From the low-key chaos of this setup, the sketchy story ambles along in pleasantly episodic fashion: a first crush here, a rash act of teenage rebellion there, with stretches of hard-won harmony punctuated by shouty blowouts. “If Only” gets that family life doesn’t proceed according to a narrative arc; rather, it ebbs and flows, each day subject to mood swings and fleeting surges of rage or joy. There are no grand revelations here, just comforting, cumulatively moving observations we can all recognize: that our parents are rarely either the heroes or monsters we make them out to be at critical points in our childhoods, and that no amount of “magari” thinking can change the families we’re given or the shape they take.

Elkann handles a charismatic, freewheeling ensemble — including her trio of non-pro child performers — with apparent ease, while her filmmaking is no less casually assured. Desideria Rayner’s intuitive editing lends proceedings a spiky, diary-like rhythm, while d.p. Vladan Radovic, shooting on film, conjures a grainy, tactile aesthetic without straying into Instagram-filter kitsch. Indeed, much of the film exudes the milky, sun-faded sheen of old family photographs — perfect for these 30-year-old memories, whether they all belong to the director or not.

Popular on Variety

Locarno Film Review: 'If Only'

Reviewed at Soho Screening Rooms, London, July 31, 2019. (In Locarno Film Festival — Piazza Grande, opener.) Running time: 99 MINS. 

Production: (Italy-France) A Wildside production in co-production with Tribus P Films, Iconoclast, in association with Rai Cinema. (International sales: Rai Com, Rome.) Producers: Lorenzo Mieli, Mario Gianani, Lorenzo Gangarossa. Executive producer: Elena Recchia. Co-producer: Paul-Dominique Vacharasinthu.

Crew: Director: Ginevra Elkann. Screenplay: Elkann, Chiara Barzini. Camera (color): Vladan Radovic. Editor: Desideria Rayner. Music: Riccardo Sinigallia.

With: Riccardo Scamarcio, Alba Rohrwacher, Oro De Commarque, Milo Roussel, Ettore Giustiniani, Brett Gelman, Céline Sallette, Benjamin Baroche. (Italian, French dialogue)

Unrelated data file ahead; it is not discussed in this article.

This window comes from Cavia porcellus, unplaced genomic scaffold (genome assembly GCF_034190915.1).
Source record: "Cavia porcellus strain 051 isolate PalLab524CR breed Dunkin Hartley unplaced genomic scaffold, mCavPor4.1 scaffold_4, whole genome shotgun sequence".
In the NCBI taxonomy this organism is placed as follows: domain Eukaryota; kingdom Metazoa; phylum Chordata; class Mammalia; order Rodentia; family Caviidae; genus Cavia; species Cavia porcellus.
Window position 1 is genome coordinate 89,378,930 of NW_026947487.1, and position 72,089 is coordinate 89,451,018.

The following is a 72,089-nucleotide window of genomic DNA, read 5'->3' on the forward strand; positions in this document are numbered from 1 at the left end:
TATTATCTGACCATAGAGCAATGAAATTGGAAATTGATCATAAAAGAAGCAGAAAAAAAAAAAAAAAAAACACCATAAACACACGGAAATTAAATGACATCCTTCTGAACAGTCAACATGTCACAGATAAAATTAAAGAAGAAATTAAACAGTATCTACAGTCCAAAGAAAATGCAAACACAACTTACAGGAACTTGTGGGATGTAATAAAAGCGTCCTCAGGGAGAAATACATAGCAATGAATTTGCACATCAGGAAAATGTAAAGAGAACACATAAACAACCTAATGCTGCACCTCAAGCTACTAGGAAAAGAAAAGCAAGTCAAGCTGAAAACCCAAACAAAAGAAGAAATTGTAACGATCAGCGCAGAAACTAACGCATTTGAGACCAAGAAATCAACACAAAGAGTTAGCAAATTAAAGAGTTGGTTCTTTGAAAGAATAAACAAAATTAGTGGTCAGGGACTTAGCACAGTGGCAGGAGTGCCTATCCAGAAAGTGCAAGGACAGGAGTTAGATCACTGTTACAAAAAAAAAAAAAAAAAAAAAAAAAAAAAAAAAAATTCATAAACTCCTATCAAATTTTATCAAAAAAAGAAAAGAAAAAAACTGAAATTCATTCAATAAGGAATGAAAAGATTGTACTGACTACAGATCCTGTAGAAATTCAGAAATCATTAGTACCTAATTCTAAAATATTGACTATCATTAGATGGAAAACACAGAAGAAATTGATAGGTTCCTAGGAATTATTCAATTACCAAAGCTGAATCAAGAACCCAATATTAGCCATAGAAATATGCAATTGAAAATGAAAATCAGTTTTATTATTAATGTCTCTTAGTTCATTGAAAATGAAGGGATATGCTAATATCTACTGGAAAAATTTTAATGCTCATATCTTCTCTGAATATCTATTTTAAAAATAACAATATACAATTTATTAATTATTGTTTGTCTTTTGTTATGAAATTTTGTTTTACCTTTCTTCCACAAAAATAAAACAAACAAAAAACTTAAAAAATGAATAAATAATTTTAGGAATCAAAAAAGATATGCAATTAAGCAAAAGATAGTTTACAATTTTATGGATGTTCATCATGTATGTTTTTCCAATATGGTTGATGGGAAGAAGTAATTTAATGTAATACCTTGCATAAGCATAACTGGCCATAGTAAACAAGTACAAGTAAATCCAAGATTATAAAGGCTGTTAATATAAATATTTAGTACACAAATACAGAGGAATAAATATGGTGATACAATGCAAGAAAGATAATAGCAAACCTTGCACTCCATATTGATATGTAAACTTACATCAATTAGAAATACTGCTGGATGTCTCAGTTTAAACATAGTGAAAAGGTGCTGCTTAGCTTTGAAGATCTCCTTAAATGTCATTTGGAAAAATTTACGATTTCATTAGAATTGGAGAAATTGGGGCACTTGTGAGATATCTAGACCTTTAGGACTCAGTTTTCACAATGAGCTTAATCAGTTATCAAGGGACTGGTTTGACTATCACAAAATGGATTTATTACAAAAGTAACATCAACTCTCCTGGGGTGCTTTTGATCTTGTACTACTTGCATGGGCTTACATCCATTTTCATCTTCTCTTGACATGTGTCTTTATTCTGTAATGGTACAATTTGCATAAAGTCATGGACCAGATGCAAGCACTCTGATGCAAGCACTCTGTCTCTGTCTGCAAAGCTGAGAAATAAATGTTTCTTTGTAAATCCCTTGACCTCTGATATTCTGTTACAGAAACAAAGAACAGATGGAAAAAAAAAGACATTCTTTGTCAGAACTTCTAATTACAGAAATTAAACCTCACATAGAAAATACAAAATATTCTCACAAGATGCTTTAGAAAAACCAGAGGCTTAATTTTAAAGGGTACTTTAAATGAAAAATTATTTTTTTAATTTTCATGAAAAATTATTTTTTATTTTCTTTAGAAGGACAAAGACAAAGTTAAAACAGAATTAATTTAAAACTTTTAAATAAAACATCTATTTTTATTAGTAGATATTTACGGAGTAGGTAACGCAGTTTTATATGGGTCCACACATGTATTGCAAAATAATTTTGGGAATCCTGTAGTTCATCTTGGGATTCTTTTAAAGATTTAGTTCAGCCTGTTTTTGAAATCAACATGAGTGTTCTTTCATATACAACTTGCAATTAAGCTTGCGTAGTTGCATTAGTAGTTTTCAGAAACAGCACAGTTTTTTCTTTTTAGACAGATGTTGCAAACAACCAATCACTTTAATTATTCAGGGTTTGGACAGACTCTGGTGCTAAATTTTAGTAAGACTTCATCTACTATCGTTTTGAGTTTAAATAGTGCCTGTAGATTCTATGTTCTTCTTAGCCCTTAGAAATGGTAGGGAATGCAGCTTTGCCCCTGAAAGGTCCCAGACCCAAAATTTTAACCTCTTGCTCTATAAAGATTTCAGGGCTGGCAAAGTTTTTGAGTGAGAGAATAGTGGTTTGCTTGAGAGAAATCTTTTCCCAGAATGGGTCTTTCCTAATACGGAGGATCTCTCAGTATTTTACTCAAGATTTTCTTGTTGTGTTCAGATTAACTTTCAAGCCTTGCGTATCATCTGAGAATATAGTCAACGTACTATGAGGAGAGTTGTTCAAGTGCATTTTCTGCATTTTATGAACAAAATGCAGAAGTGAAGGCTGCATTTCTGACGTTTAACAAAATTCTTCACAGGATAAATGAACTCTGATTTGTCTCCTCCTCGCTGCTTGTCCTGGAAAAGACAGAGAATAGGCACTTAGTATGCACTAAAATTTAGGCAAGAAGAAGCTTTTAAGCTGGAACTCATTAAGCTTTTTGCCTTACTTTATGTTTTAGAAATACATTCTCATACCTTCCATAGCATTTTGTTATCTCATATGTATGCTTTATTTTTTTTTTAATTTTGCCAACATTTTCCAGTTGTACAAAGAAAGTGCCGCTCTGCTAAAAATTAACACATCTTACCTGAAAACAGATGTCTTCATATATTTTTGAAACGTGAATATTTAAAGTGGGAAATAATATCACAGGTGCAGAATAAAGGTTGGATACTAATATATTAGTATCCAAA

More Film

  • Lucy-Lost

    Cartoon Forum: 30th Anniversary, Little Giants and New Generations

    TOULOUSE, France –  Celebrating its 30th anniversary, Cartoon Forum wrapped Sept. 19 having showcased the ever-growing strength of European animation. 85 projects were pitched from 24 countries at the co-production forum platform that played host to north of 1,000 investors, distributors and producers – a record number. Falling on French-speaking Belgium – Wallonie-Bruxelles – whose [...]

  • Renee Zellweger Rufus Wainwright Sam Smith

    Renée Zellweger: Judy Garland Was 'My Childhood Hero'

    Awards buzz is building around Renée Zellweger for her performance as Judy Garland, emerging as a frontrunner in the Oscar race for best actress. But for her, the real prize was paying tribute to Garland, of whom she’s been a lifelong fan. “Nobody was prettier, nobody sang prettier…the adventures she had, [she was] my childhood [...]

  • Topic Studios

    Layoffs Hit Topic Studios as TV Division Relocates to West Coast (EXCLUSIVE)

    A small round of layoffs has hit Topic Studios this week in the television division, insiders familiar with the company told Variety. One of the insiders said three executives at the New York-based producer and distributor are out: senior vice president of scripted programming and Viacom alum Lisa Leingang, vice president of development Mona Panchal [...]

  • 'Downton Abbey' Music Gets 'Bigger, Better,

    As 'Downton Abbey' Hits the Silver Screen, the Music, Too, Gets 'Bigger, Better, Grander'

    When “Downton Abbey” fans hear that familiar strings-and-piano theme, a Pavlovian response ensues: Get to the television immediately, because you don’t want to miss a minute of the addictive Crawley family melodrama to follow. This week, with the “Downton Abbey” movie reaching theaters on Friday, fans can’t wait for their fix of Lady Mary and [...]

  • 45 Seconds of Laughter

    Film Review: '45 Seconds of Laughter'

    “Everyone is worth more than their worst act,” said Roman Catholic sister and anti-death penalty advocate Helen Prejean, and it’s with these words that “45 Seconds of Laughter” closes. It’s an apt sentiment on which to leave Tim Robbins’ sincerely felt documentary study of the therapeutic acting workshops run by his own theater company in [...]

  • Julie Andrews

    Julie Andrews Selected for AFI's Life Achievement Award

    The American Film Institute Board of Trustees has selected Julie Andrews as the recipient of the 48th AFI Life Achievement Award. The award will be presented to Andrews on April 25 in Los Angeles. The ceremony will be telecast on TNT. More Reviews Album Review: Samantha Fish’s ‘Kill or Be Kind’ TV Review: 'A Little [...]

More From Our Brands

Access exclusive content